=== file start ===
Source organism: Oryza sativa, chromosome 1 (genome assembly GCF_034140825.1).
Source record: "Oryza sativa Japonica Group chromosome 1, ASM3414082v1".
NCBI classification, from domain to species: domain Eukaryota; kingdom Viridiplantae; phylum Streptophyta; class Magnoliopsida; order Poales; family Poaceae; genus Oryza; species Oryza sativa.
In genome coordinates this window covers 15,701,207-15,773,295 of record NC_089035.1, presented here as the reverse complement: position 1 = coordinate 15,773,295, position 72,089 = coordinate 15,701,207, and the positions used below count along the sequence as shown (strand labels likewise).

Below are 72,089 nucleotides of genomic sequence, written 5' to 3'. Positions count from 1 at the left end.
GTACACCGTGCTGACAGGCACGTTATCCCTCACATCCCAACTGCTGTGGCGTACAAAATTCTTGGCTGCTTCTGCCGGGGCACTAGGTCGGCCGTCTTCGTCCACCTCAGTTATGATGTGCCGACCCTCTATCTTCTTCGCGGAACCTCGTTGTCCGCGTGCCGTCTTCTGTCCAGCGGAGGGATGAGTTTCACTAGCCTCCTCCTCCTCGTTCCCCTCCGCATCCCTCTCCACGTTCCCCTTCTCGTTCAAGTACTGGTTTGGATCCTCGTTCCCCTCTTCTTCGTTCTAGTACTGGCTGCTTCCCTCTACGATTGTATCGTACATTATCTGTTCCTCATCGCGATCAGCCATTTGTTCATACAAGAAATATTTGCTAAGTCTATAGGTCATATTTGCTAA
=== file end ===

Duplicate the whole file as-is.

Source organism: Oryza sativa, chromosome 1 (genome assembly GCF_034140825.1).
Source record: "Oryza sativa Japonica Group chromosome 1, ASM3414082v1".
NCBI classification, from domain to species: domain Eukaryota; kingdom Viridiplantae; phylum Streptophyta; class Magnoliopsida; order Poales; family Poaceae; genus Oryza; species Oryza sativa.
In genome coordinates this window covers 15,701,207-15,773,295 of record NC_089035.1, presented here as the reverse complement: position 1 = coordinate 15,773,295, position 72,089 = coordinate 15,701,207, and the positions used below count along the sequence as shown (strand labels likewise).

Below are 72,089 nucleotides of genomic sequence, written 5' to 3'. Positions count from 1 at the left end.
GTACACCGTGCTGACAGGCACGTTATCCCTCACATCCCAACTGCTGTGGCGTACAAAATTCTTGGCTGCTTCTGCCGGGGCACTAGGTCGGCCGTCTTCGTCCACCTCAGTTATGATGTGCCGACCCTCTATCTTCTTCGCGGAACCTCGTTGTCCGCGTGCCGTCTTCTGTCCAGCGGAGGGATGAGTTTCACTAGCCTCCTCCTCCTCGTTCCCCTCCGCATCCCTCTCCACGTTCCCCTTCTCGTTCAAGTACTGGTTTGGATCCTCGTTCCCCTCTTCTTCGTTCTAGTACTGGCTGCTTCCCTCTACGATTGTATCGTACATTATCTGTTCCTCATCGCGATCAGCCATTTGTTCATACAAGAAATATTTGCTAAGTCTATAGGTCATATTTGCTAA